We Energies employees joined thousands of other people at Milwaukee’s Juneteenth festivities June 19 in the Northcott Neighborhood. Milwaukee’s Juneteenth celebration is the oldest known and longest running Juneteenth celebration in the United States.

We Energies’ participation in the festivities was led by employees and members of the company’s African American Business Resource Group (AABRG). The group showed off their community pride with a parade float marking the theme “Celebrating Culture Yesterday, Today and Tomorrow: A Tribute to Dads — Father, Teacher, Protector and Hero.”

The We Energies float took top prize at the parade based on criteria of integration, creativity and appearance. It featured the red, black and green colors of the Pan-African Flag, along with signs that incorporated praise for teachers and dads.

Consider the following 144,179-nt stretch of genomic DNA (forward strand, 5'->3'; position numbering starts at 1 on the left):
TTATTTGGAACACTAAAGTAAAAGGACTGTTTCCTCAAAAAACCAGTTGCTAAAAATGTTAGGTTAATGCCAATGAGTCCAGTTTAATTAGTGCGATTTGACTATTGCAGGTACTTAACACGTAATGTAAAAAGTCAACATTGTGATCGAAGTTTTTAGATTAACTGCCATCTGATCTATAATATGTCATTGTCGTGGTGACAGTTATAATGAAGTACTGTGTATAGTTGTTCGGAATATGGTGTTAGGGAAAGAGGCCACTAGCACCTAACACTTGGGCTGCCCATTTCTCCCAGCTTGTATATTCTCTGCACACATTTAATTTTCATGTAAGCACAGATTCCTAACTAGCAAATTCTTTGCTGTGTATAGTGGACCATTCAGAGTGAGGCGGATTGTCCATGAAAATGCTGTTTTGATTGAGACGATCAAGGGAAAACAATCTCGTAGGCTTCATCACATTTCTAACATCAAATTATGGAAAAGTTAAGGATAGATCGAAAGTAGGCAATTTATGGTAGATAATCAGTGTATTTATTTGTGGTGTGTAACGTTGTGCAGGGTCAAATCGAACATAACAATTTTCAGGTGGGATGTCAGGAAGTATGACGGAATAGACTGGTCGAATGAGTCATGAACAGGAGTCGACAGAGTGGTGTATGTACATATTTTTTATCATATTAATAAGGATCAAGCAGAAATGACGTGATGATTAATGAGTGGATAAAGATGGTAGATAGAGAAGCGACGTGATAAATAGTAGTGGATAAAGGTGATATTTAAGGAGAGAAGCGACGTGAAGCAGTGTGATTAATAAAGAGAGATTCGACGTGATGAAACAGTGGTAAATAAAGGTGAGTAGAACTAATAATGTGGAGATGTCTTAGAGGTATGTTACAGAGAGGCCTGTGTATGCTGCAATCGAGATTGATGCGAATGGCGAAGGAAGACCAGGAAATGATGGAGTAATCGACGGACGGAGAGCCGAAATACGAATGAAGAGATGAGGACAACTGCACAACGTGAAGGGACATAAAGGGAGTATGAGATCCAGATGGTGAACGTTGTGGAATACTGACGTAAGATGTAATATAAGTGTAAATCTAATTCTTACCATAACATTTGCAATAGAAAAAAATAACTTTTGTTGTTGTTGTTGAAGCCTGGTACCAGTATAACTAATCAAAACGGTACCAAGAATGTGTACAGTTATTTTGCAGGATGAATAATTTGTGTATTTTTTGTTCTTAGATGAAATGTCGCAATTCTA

The float also supported We Energies’ commitment to commemorating and celebrating the freedom Juneteenth symbolizes.

The AABRG was awarded prize money for the winning float. The group will use the money to support future community events, including the upcoming United Negro College Fund Walk for Education in Milwaukee.

AABRG nurtures an environment that supports African American professionals in their pursuit of professional excellence. The group focuses on raising diversity awareness and inclusiveness between leaders and colleagues, creating a cohesive relationship within the company workforce and the community, and making We Energies and its parent company, WEC Energy Group an employer of choice for African Americans while contributing to the success of the company.

Juneteenth signifies the end of slavery in the United States. In 1863, during the Civil War, President Abraham Lincoln issued the Emancipation Proclamation, which declared more than 3 million slaves living in the Confederate states to be free. It took more than two years for the proclamation to be enforced throughout the confederacy and the news to reach some African Americans living in Texas. When Union soldiers arrived in Galveston on June 19, 1865, many of the state’s enslaved people were finally freed.